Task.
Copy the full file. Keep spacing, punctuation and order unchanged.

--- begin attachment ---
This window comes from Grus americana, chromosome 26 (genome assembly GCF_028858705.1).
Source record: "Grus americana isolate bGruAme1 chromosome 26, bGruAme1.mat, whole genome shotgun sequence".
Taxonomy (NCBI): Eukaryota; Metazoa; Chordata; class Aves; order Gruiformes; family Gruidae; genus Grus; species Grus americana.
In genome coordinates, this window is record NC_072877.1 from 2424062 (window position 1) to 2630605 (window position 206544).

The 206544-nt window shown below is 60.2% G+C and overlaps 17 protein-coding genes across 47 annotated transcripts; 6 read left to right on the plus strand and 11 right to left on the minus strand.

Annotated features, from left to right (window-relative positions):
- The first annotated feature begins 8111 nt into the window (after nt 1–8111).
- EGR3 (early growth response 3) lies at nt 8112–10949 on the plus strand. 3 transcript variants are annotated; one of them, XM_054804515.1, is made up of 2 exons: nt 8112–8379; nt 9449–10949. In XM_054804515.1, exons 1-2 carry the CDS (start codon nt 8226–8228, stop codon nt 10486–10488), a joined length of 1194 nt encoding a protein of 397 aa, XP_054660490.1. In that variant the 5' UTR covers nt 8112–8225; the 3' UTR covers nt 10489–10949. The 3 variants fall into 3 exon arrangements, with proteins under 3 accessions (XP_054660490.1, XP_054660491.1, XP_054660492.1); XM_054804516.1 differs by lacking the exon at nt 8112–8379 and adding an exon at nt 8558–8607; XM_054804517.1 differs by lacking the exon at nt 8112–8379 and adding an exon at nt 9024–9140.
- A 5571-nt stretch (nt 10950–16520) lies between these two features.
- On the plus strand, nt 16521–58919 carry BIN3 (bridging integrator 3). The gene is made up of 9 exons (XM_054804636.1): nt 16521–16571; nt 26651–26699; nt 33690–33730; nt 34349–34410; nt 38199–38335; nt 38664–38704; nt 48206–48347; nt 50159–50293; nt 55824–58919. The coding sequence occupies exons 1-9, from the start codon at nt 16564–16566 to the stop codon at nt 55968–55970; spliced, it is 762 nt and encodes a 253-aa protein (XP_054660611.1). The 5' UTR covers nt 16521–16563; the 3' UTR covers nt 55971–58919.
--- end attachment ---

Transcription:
This window comes from Grus americana, chromosome 26 (genome assembly GCF_028858705.1).
Source record: "Grus americana isolate bGruAme1 chromosome 26, bGruAme1.mat, whole genome shotgun sequence".
Taxonomy (NCBI): Eukaryota; Metazoa; Chordata; class Aves; order Gruiformes; family Gruidae; genus Grus; species Grus americana.
In genome coordinates, this window is record NC_072877.1 from 2424062 (window position 1) to 2630605 (window position 206544).

The 206544-nt window shown below is 60.2% G+C and overlaps 17 protein-coding genes across 47 annotated transcripts; 6 read left to right on the plus strand and 11 right to left on the minus strand.

Annotated features, from left to right (window-relative positions):
- The first annotated feature begins 8111 nt into the window (after nt 1–8111).
- EGR3 (early growth response 3) lies at nt 8112–10949 on the plus strand. 3 transcript variants are annotated; one of them, XM_054804515.1, is made up of 2 exons: nt 8112–8379; nt 9449–10949. In XM_054804515.1, exons 1-2 carry the CDS (start codon nt 8226–8228, stop codon nt 10486–10488), a joined length of 1194 nt encoding a protein of 397 aa, XP_054660490.1. In that variant the 5' UTR covers nt 8112–8225; the 3' UTR covers nt 10489–10949. The 3 variants fall into 3 exon arrangements, with proteins under 3 accessions (XP_054660490.1, XP_054660491.1, XP_054660492.1); XM_054804516.1 differs by lacking the exon at nt 8112–8379 and adding an exon at nt 8558–8607; XM_054804517.1 differs by lacking the exon at nt 8112–8379 and adding an exon at nt 9024–9140.
- A 5571-nt stretch (nt 10950–16520) lies between these two features.
- On the plus strand, nt 16521–58919 carry BIN3 (bridging integrator 3). The gene is made up of 9 exons (XM_054804636.1): nt 16521–16571; nt 26651–26699; nt 33690–33730; nt 34349–34410; nt 38199–38335; nt 38664–38704; nt 48206–48347; nt 50159–50293; nt 55824–58919. The coding sequence occupies exons 1-9, from the start codon at nt 16564–16566 to the stop codon at nt 55968–55970; spliced, it is 762 nt and encodes a 253-aa protein (XP_054660611.1). The 5' UTR covers nt 16521–16563; the 3' UTR covers nt 55971–58919.